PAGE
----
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It’s been eight years since Iron Man introduced us to what would become the Marvel Cinematic Universe. Since then, we’ve had over ten(!) films dealing with these comic book super heroes. From The Avengers to Thor, each one of these films saw our heroes working together to stop the looming threat of a powerful enemy. However, in Marvel’s newest film, Captain America: Civil War, our heroes aren’t at odds with the forces of evil, but with one another. Does this inner conflict work to make Civil War a MCU standout? Or, should Civil War remain on the pages in which it came?

Captain America: Civil War picks up approximately one year after the events of Avengers: Age of Ultron. After the opening scene of the film (combined with the events from previous MCU movies) the Avengers are presented with an option. Titled the Sokovia Accords, this “registration” would establish a rapport between the United Nations and the Avengers. The UN would oversee any and all future activities that The Avengers would take part in. Tensions flare as Tony Stark (Iron Man) is all in favor for the Accords, while Steve Rogers (Captain America) is hesitant to let the government interfere with their work.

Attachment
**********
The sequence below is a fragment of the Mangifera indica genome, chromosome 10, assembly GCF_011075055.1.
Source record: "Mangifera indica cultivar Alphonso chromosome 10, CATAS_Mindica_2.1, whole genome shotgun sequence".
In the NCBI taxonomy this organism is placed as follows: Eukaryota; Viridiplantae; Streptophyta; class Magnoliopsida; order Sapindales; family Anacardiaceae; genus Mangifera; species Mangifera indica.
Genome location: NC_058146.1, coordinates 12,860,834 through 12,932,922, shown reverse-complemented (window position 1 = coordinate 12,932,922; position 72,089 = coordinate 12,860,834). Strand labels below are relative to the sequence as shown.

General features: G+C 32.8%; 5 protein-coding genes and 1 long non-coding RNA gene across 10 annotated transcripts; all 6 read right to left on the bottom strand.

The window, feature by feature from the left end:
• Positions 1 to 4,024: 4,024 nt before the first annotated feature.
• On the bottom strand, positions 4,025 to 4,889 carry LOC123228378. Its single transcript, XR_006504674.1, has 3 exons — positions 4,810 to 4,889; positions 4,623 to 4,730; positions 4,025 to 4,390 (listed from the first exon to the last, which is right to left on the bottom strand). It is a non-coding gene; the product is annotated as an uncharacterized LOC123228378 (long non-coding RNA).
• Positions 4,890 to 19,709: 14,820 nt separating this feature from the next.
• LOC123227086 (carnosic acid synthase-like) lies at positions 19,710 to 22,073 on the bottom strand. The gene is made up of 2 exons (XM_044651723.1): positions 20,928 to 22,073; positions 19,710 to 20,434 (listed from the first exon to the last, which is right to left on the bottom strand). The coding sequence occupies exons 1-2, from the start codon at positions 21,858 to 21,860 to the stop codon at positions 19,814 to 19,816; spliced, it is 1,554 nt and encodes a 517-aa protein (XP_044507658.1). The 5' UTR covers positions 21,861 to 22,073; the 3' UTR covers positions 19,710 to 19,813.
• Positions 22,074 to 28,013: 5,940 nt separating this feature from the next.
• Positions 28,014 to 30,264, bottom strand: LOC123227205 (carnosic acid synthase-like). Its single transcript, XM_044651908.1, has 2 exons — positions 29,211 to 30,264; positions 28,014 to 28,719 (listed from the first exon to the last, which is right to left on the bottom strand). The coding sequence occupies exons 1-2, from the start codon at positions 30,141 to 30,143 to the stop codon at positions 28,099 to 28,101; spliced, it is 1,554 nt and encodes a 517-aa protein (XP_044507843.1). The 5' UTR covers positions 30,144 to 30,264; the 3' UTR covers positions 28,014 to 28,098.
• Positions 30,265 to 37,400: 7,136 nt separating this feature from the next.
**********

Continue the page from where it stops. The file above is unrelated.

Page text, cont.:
That’s the groundwork for the film. And hey, it works. Having the sins of The Avenger’s past come back to bite them is a great premise. Marvel has done an exceptional job giving brevity to the previous films’ actions. From the leveling of New York during an alien invasion, to blowing up a building in the heart of Wakanda, collateral damage / loss of innocent life plays a huge role in Marvel films. While the tension between the two differing sides (yes, each one of the other MCU characters chooses a side), Marvel continues to strike out with their “big bad” guy. Marvel has never had exceptionally strong villains and Civil War is no different. Helmut Zemo serves as a convenient plot device to help continue to create friction between Ironman and Captain America. Daniel Bruhl does an exceptional job playing Zemo, but his character is lost in cliche and conformality.

Civil War is a big movie. It includes almost every MCU character. (Sorry Thor and Hulk — we’ll see you next year). It also introduces a number of new characters as well. In Civil War, both Spider-Man and the Black Panther join the fight. For the first time, Marvel truly nails Peter Parker / Spider-Man. Making him younger was a brilliant decision. This Spider-Man isn’t quite sure of himself as he’s still in the early days of his crime fighting career. Civil War nails the tone and humor of the character and does such a great job introducing him into this world. He has a bunch of great one-liners, his action scenes are a ton of fun, and he just feels like the Spider-Man we know and love. I’m super excited to see Spider-Man: Homecoming when it’s released in 2017.